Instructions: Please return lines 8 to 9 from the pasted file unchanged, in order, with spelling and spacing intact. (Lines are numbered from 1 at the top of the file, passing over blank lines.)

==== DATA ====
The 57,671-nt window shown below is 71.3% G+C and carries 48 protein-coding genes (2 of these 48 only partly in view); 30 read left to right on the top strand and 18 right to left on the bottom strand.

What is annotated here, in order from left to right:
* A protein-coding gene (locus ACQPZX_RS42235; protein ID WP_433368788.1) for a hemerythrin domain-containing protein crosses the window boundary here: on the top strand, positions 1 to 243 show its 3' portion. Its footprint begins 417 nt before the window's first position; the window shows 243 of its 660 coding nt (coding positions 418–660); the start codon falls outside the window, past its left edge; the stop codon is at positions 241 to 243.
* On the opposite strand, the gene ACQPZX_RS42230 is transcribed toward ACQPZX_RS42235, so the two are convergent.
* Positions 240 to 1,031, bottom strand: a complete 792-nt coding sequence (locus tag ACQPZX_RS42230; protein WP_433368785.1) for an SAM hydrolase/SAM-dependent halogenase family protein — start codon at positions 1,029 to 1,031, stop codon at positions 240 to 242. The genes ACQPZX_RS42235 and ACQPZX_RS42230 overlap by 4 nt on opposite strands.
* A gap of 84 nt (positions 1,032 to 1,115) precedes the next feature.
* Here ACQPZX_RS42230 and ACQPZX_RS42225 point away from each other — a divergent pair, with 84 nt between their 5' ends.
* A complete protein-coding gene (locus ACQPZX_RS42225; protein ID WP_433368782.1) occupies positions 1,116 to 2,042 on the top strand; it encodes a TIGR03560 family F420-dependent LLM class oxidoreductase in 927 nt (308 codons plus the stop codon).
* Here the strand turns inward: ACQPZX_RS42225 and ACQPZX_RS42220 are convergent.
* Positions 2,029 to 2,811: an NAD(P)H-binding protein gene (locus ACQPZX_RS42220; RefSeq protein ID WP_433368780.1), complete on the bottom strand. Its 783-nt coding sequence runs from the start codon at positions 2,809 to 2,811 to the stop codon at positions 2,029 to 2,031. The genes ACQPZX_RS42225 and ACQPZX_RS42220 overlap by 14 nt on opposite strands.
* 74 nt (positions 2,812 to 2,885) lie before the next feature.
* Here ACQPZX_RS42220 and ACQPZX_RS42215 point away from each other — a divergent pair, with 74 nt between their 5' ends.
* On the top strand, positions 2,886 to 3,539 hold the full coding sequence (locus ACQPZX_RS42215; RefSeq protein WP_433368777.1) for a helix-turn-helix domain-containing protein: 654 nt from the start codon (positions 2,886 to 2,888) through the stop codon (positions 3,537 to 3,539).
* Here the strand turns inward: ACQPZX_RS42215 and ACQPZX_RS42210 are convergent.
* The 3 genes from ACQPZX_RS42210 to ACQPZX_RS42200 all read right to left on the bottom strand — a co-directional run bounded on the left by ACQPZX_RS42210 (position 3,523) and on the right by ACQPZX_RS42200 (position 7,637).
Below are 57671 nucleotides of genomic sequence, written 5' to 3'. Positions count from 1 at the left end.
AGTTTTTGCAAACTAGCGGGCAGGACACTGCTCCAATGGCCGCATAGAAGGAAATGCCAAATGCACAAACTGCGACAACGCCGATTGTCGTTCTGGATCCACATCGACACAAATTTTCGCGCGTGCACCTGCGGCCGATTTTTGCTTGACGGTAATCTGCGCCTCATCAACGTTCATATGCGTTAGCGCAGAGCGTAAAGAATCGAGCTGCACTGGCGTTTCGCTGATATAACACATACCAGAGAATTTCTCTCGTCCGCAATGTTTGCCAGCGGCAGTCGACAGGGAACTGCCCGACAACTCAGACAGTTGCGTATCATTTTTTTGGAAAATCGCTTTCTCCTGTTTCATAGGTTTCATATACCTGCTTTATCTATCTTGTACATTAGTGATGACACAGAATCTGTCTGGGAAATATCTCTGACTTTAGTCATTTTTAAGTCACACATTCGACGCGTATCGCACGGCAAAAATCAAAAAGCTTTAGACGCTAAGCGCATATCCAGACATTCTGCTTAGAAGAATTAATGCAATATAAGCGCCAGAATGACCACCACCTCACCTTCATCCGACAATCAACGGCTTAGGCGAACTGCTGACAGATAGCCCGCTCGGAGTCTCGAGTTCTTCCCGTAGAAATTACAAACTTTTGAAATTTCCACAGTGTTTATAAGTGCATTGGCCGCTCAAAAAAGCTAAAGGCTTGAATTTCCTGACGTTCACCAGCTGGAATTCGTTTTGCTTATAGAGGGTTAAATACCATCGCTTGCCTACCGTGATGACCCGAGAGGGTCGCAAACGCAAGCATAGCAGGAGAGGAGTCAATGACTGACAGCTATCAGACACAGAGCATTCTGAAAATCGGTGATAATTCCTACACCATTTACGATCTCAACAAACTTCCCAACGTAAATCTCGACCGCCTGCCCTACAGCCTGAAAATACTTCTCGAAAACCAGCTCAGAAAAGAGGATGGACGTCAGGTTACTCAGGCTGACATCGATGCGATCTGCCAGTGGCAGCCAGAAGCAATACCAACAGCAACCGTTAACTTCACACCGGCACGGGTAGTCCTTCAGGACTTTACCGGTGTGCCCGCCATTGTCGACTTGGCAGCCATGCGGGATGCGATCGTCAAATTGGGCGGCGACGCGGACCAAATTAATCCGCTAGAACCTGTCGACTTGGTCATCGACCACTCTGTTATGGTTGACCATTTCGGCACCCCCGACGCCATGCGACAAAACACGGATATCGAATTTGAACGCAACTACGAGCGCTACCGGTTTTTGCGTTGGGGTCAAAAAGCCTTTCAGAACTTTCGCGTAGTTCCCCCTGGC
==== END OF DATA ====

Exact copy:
* A complete protein-coding gene (locus ACQPZX_RS42225; protein ID WP_433368782.1) occupies positions 1,116 to 2,042 on the top strand; it encodes a TIGR03560 family F420-dependent LLM class oxidoreductase in 927 nt (308 codons plus the stop codon).
* Here the strand turns inward: ACQPZX_RS42225 and ACQPZX_RS42220 are convergent.